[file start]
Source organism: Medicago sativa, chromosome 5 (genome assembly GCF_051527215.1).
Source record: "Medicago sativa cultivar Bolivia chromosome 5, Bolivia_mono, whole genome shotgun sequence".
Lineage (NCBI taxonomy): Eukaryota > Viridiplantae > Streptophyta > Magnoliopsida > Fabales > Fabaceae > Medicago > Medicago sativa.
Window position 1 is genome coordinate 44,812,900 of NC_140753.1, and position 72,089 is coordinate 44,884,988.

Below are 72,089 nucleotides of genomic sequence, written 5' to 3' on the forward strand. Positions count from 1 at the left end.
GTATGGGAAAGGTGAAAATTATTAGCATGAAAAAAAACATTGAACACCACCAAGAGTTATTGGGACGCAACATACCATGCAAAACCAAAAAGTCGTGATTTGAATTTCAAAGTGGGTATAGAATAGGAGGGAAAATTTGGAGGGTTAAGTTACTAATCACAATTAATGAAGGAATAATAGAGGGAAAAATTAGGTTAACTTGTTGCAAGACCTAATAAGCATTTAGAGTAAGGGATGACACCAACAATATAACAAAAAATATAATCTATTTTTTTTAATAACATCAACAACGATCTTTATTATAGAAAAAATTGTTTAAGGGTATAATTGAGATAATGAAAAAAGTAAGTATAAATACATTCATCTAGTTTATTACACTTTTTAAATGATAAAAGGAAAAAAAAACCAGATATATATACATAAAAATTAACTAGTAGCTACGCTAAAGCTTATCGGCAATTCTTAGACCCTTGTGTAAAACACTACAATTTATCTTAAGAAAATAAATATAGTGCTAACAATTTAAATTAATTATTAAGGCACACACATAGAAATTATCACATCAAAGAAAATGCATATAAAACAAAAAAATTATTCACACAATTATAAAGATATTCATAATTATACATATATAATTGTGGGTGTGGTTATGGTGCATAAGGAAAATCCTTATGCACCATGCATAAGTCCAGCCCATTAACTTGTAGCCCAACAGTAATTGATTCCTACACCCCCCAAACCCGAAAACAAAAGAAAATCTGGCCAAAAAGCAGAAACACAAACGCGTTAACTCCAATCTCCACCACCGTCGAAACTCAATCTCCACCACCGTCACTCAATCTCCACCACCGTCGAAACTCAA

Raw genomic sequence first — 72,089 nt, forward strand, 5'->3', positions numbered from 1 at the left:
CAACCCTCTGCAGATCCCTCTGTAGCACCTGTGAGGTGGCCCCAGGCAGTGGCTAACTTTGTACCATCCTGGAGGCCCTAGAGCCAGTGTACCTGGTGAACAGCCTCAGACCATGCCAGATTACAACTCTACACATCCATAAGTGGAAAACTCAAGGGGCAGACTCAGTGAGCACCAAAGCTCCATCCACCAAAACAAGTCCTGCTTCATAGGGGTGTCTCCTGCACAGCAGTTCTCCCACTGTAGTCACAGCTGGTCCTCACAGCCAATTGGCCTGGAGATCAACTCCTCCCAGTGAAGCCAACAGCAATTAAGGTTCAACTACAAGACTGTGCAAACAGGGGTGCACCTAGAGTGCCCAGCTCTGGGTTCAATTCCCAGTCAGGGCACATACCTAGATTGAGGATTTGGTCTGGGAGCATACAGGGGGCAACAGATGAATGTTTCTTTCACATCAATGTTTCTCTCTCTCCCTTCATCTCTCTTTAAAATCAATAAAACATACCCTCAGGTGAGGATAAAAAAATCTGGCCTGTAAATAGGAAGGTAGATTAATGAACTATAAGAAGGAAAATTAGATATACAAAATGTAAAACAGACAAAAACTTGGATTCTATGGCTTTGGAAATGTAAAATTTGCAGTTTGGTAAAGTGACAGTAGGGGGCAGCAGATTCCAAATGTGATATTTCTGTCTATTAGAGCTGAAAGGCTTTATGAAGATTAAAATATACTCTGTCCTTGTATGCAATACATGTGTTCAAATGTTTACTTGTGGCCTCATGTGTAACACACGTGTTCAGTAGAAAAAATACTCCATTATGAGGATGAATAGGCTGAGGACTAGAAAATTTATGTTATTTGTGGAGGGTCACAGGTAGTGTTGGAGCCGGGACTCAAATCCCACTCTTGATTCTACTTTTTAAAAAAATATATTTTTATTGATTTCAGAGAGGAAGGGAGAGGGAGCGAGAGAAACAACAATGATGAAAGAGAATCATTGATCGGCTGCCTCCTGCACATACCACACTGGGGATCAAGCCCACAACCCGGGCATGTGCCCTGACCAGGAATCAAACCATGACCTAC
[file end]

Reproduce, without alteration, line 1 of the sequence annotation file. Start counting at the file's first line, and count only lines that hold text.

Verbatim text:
Source organism: Medicago sativa, chromosome 5 (genome assembly GCF_051527215.1).